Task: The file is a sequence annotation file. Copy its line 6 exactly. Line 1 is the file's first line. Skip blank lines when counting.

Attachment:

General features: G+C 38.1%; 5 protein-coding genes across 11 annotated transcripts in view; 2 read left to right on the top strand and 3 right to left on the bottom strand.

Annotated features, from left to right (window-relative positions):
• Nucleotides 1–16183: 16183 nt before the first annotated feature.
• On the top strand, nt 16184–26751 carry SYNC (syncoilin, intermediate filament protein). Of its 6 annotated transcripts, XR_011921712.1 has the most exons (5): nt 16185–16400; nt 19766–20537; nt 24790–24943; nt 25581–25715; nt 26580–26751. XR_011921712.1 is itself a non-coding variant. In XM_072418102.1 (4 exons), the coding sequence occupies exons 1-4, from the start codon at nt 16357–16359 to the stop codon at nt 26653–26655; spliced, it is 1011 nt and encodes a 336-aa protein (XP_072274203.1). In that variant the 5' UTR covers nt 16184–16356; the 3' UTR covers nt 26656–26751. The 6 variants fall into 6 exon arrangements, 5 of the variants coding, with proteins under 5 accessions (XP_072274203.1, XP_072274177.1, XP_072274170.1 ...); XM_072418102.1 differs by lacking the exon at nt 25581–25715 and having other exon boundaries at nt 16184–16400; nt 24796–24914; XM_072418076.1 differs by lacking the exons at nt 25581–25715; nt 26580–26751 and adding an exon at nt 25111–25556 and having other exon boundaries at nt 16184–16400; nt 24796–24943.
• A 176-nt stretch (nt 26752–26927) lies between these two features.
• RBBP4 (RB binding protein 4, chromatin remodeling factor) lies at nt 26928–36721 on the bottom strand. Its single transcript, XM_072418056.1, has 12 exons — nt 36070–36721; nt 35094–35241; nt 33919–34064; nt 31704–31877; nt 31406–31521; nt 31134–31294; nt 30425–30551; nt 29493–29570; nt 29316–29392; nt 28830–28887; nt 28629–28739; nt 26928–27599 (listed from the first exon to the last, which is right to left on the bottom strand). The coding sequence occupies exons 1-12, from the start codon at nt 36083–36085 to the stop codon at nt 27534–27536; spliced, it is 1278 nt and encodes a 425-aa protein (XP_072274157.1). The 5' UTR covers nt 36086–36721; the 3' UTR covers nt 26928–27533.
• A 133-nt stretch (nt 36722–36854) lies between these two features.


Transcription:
• RBBP4 (RB binding protein 4, chromatin remodeling factor) lies at nt 26928–36721 on the bottom strand. Its single transcript, XM_072418056.1, has 12 exons — nt 36070–36721; nt 35094–35241; nt 33919–34064; nt 31704–31877; nt 31406–31521; nt 31134–31294; nt 30425–30551; nt 29493–29570; nt 29316–29392; nt 28830–28887; nt 28629–28739; nt 26928–27599 (listed from the first exon to the last, which is right to left on the bottom strand). The coding sequence occupies exons 1-12, from the start codon at nt 36083–36085 to the stop codon at nt 27534–27536; spliced, it is 1278 nt and encodes a 425-aa protein (XP_072274157.1). The 5' UTR covers nt 36086–36721; the 3' UTR covers nt 26928–27533.